This DIY Easter project is fun for the whole family.

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We’ve all used the store-bought box kits to dye Easter eggs. You know the drill: Add color tablets to jars of vinegar, dip your hard-boiled eggs, and let them dry on a flimsy cardboard tray. This year, we’re ditching the purchased dye kit and using ingredients from the kitchen. All you need for these DIY tie-dye eggs is baking soda, vinegar, and gel food coloring. If those materials made you picture your elementary school volcano science experiment, you’re not far off. The fizzing combination of baking soda and vinegar distributes the food coloring into a graphic tie-dye pattern. 

The eggs are pretty on their own, but we also discovered a quick way to add an additional design element: Drizzle your eggs with rubber cement before dyeing them to reveal a pattern underneath the colors. This Easter egg coloring science experiment is so fun, we’ll be using it to decorate Easter eggs well past the holiday. Before you get started, keep in mind that hard-boiled eggs should only be out of the refrigerator for two hours if you're planning to eat them. And while the baking soda and vinegar-dyed eggs are perfectly safe to eat, you should skip the ones drizzled with rubber cement. 

tie dye rubber glue swirled eggs
Credit: Jacob Fox

How to Make Baking Soda-Dyed Eggs

Supplies Needed

  • Eggs
  • Rubber cement
  • Glass bowl
  • Baking soda
  • Water
  • Spoon
  • Muffin tin
  • Paintbrushes
  • Rubber gloves
  • Measuring spoon
  • Vinegar

Step-by-Step Directions

Follow these easy instructions to learn how to make colorful baking soda-dyed Easter eggs. You should be able to dye a dozen eggs in under an hour.

adding rubber glue lines egg decorating
Credit: Jacob Fox

Step 1: Prepare Eggs

To prepare this Easter craft, hard boil eggs and set them aside to cool. When you're ready to dye them, open a can of rubber cement ($8 for two bottles, Amazon) and use the brush to drizzle glue onto the eggs. Once you're done dyeing the eggs, you'll be able to peel the rubber cement off to reveal a white pattern underneath the tie-dye.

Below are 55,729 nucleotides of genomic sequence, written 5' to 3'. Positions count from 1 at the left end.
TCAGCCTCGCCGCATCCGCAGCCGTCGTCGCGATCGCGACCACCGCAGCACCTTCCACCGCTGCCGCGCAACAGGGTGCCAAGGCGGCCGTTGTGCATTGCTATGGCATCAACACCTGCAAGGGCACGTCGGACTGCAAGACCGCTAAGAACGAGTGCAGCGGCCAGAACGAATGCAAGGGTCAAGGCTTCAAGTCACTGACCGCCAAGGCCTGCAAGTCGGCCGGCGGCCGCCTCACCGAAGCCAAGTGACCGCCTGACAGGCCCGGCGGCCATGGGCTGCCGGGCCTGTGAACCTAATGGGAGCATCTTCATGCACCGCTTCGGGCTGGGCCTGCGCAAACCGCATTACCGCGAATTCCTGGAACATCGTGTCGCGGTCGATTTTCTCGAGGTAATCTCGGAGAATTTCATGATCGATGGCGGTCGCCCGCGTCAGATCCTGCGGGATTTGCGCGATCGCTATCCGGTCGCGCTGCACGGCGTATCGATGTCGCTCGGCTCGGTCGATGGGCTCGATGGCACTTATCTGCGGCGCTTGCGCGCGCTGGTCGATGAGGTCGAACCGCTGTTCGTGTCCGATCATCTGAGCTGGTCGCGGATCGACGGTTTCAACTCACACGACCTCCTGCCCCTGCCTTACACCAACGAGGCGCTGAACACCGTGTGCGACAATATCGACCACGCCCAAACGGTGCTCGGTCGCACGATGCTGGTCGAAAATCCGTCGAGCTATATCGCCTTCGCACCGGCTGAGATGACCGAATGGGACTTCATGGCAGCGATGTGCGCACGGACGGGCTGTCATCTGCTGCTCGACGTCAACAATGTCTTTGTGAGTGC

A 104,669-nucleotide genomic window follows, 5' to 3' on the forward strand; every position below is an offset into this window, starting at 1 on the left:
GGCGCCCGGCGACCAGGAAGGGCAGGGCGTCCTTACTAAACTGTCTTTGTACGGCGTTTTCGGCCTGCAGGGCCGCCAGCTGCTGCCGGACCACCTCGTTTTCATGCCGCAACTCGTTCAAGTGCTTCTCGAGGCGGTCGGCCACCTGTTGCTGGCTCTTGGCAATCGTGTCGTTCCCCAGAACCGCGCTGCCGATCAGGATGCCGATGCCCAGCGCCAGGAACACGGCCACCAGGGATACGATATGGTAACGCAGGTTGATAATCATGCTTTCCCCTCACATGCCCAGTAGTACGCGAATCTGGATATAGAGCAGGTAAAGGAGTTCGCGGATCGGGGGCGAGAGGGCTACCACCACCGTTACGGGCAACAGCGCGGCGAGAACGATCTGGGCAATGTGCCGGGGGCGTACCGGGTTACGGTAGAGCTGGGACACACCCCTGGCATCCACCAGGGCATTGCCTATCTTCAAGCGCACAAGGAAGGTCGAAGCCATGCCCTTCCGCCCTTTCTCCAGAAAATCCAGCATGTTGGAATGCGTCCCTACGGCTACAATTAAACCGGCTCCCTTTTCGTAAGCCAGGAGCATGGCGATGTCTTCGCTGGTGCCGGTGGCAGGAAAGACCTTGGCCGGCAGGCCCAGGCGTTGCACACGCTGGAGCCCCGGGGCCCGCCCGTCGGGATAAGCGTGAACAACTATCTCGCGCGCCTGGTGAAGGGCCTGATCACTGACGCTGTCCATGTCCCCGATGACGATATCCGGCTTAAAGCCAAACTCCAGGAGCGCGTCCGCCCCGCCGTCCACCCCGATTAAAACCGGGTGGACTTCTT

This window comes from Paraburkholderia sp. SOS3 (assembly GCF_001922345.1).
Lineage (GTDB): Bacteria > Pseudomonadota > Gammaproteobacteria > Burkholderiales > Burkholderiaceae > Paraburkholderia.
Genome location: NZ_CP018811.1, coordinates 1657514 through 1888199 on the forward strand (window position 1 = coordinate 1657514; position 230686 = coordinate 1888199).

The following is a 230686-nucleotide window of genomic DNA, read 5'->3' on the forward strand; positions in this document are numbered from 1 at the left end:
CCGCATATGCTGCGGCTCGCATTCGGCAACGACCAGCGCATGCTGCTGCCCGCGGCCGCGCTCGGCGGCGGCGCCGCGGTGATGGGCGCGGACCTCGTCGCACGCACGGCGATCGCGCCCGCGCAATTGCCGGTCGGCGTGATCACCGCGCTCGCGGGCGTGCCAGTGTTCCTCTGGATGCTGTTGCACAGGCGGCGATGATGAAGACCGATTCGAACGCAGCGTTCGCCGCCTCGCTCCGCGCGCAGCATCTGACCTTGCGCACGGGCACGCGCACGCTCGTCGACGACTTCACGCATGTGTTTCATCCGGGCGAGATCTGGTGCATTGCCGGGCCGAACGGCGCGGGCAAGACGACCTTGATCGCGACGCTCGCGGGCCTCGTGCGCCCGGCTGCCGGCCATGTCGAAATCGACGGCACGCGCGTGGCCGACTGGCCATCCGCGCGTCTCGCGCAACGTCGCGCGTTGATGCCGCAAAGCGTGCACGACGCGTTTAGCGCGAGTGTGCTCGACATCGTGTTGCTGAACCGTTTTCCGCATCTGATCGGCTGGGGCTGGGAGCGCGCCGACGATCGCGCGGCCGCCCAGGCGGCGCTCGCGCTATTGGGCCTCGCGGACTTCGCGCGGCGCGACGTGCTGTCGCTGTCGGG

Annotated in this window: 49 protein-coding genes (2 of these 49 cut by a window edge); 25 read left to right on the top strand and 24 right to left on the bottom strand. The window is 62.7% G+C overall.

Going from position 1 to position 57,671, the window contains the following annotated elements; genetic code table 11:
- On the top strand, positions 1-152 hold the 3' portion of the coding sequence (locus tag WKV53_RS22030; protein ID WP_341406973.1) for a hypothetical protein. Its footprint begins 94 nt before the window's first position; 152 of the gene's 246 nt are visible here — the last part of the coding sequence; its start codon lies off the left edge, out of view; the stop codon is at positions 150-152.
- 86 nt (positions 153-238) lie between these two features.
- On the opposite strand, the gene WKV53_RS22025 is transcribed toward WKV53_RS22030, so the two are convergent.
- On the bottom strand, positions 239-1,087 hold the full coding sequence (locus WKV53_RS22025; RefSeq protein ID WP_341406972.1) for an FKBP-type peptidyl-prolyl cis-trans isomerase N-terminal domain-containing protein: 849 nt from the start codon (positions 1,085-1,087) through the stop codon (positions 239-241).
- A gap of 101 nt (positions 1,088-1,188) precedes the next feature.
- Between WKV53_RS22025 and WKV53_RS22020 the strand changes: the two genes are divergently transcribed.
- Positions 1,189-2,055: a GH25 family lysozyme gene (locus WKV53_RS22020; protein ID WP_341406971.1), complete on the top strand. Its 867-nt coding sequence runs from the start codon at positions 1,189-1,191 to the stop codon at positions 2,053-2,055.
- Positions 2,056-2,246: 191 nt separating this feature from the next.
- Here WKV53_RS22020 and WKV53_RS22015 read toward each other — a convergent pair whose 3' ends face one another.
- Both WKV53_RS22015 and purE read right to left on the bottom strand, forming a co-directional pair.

adding red coloring baking soda glass bowl
Credit: Jacob Fox

Step 2: Create a Dye Mix

Use a spoon to mix 1/3 cup of baking soda with a tablespoon of water and add 3 drops of liquid food coloring ($4, Amazon). Stir until the mixture turns into a paste-like consistency. Repeat this process to make as many colors of paste as you like. We used three colors on each egg (red, yellow, and blue) to get the tie-dye look we were going for.

sponge brush spreading baking soda colors over egg
Credit: Jacob Fox

Step 3: Brush Mix on Eggs

Once you've mixed your pastes, place one egg in each hole of a metal muffin tin. Use a foam crafts paintbrush ($7 for 25 brushes, Amazon) to brush multiple colors of paste onto each egg. You'll want to wear protective rubber gloves ($7 for three pairs, Amazon) for this part. The baking soda paste will add color to each dyed egg, but you can make them even more vibrant by dropping more gel food dye onto different areas of the eggs for concentrated bursts of color. 

tablespoon vinegar reaction baking soda dye egg coloring
Credit: Jacob Fox

Step 4: Add Vinegar

When each egg is coated in baking soda paste and food dye, it's time to make the magic happen. Use a dropper or measuring spoon to drop small amounts of vinegar onto each egg; the reaction between the vinegar and baking soda will bubble and creating a tie-dye look. When all the baking soda has dissolved, dip each egg in water to clean it and then peel off the rubber cement to expose the white areas. Display your finished Easter egg decorations as part of a festive spring centerpiece or use them during your Easter egg hunt!

Comments (2)

Better Homes & Gardens Member
April 10, 2020
yikes! Rubber cement is somewhat toxic and should not be used to dye eggs. I noticed several methods here that make the boiled eggs unsafe to eat. It would be good to note that prominently in the descriptions, or recommend that you use "blown" egg shells for those types of egg decorating. Please consider adding alerts to your information to make it safer.
Better Homes & Gardens Member
April 10, 2020
Rubber cement is not something that should be in contact with any food product. Egg shells are porous. Please stop telling people to use unsafe products on their hardboiled eggs!